that at all times mentioned in the Declaration herein approximately 70% of the domestic livestock
in Florida does not and did not roam at large, whereas in 1889 practically all domestic live stock in
Florida did roam at large, and by consequence of such changed conditions the burden placed by said
statutes upon this Defendant as a railroad company has become and is greatly disproportionate to
the public good or benefit, and an unreasonable expense on this Defendant; it has been many years
since any property being carried by a railroad train in Florida has been damaged, injured or
destroyed, or any persons being so carried killed or injured, as a result of a collision between a
railroad train and domestic live stock; but injury to and death of persons being carried in
automobiles and trucks upon the public highways of the State resulting in collisions between motor
driven vehicles and domestic live stock are a matter of almost daily occurrence, and in each of the
years 1937, 1938 and 1939, from 20 to 25 persons were so killed; x x x (at pp. 245-246).
523
VOL. 446, DECEMBER 15, 2004
523
Central Bank Employees Association, Inc. vs. Bangko Sentral ng Pilipinas
It is well settled that a statute valid when enacted may become invalid by change in
conditions to which it is applied. The allegations of the pleas are sufficient to show,
and the demurrer admits, that compliance with the statute places a burden of expense
on the railroad company to provide for the safety of life and property of those whom
it assumes to serve which is not required to be borne by competitive motor carriers
which subject the lives and property of those whom they assume to serve to greater
hazards of the identical character which the railroad is required to so guard against
and it is also shown that under the statutes penalties are imposed on the railway
earlier in favor of individuals who are neither shippers nor passengers.
Under the statutes, as shown by the record here, the railway common carrier is not
only required to carry the burden of fencing its traffic line for the protection of the
persons and property it transports, while other common carriers are not required to
provide the like protection, but in addition to this, there is another gross inequality
imposed by the statute, viz.: Under the statutes the plaintiff to whom the carrier,
as such, was under no obligations, was allowed to recover double the value of the
animal killed, plus $50 as attorneys fees, and was not required to prove any act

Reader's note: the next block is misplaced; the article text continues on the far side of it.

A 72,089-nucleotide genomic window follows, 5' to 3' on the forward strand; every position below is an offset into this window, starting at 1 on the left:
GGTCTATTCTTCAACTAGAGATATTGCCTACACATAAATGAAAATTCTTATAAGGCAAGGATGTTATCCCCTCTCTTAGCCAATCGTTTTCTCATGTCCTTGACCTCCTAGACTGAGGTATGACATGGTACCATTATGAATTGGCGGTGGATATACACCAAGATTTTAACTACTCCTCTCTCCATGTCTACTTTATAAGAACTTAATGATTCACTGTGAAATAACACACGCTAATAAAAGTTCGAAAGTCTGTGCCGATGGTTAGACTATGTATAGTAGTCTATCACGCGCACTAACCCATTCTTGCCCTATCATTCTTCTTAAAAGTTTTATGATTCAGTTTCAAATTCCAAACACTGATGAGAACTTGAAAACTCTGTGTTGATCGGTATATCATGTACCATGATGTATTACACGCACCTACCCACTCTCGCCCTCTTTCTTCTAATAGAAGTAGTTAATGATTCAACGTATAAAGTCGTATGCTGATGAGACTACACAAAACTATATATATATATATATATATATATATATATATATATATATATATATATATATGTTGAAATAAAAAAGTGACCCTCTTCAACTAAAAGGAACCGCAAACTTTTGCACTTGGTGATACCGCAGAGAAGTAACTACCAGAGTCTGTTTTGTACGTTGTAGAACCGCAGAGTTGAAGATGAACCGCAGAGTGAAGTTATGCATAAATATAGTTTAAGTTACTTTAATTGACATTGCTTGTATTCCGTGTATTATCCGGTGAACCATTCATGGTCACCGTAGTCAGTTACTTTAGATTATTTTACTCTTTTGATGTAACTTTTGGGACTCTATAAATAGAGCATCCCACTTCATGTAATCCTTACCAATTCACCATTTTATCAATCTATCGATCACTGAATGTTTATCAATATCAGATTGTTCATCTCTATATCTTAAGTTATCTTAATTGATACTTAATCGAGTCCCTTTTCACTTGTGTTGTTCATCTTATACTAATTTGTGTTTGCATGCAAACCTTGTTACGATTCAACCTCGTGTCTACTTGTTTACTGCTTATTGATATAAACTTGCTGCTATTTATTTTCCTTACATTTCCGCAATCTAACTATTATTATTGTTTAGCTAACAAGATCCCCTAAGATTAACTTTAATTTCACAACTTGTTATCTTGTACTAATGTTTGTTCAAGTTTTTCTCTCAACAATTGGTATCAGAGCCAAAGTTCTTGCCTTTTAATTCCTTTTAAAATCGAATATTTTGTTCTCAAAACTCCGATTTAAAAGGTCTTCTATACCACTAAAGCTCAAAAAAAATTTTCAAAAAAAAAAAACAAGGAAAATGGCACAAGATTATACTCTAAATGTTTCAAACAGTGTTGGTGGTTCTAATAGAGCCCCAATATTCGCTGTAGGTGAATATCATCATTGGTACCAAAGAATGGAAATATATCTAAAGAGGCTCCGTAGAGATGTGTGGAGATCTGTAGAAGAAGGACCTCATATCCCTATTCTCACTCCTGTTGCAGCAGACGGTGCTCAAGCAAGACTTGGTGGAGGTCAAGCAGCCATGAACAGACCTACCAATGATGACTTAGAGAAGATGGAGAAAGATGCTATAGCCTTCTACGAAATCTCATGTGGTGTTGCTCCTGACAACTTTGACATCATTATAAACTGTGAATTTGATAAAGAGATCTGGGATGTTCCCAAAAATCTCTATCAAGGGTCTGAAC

of negligence on the part of the carrier in the operation of its equipment, while if
a common carrier bus or truck had by the operation of its equipment killed the
same animal in the same locality, the plaintiff would have been required to prove
negligence in the operation of the equipment and the common carrier would
have been liable only for the value of the animal. This certainly is not equal
protection of the law.148 (Emphasis and underscoring supplied; citations omitted)
Similarly, the case of Louisville & Nashville Railroad Co. v. Faulkner149
concerned an action to recover the value of a mule killed by the railroad
companys train under a Kentucky statute which made the killing or injury
of cattle by railroad engines or cars prima facie evidence of negligence on
the part of the railroads agents or servants. The Kentucky Supreme
_______________

148 Supra at pp. 246-247.


149 307 S.W. 2d 196 (1957).
524
524
SUPREME COURT REPORTS ANNOTATED
Central Bank Employees Association, Inc. vs. Bangko Sentral ng Pilipinas
Court, following the rulings in Nashville and Atlantic Coast,adjudged the
questioned statute to be unconstitutional, viz.:
The present statute which places the duty upon a railroad company to prove it was
free from negligence in killing an animal upon its track is an act of 1893. The genesis
of the legislation, however, goes back to the beginning of railroad transportation in
the state. The constitutionality of such legislation was sustained because it
applied to all similar corporations and had for its object the safety of persons on
a train and the protection of property. Louisville & N. R. Co. v. Belcher, 89 Ky.
193, 12 S.W. 195, 11 Ky. Law Rep. 393, a decision rendered in 1889.
Of course, there were no automobiles in those days. The subsequent
inauguration and development of transportation by motor vehicles on the public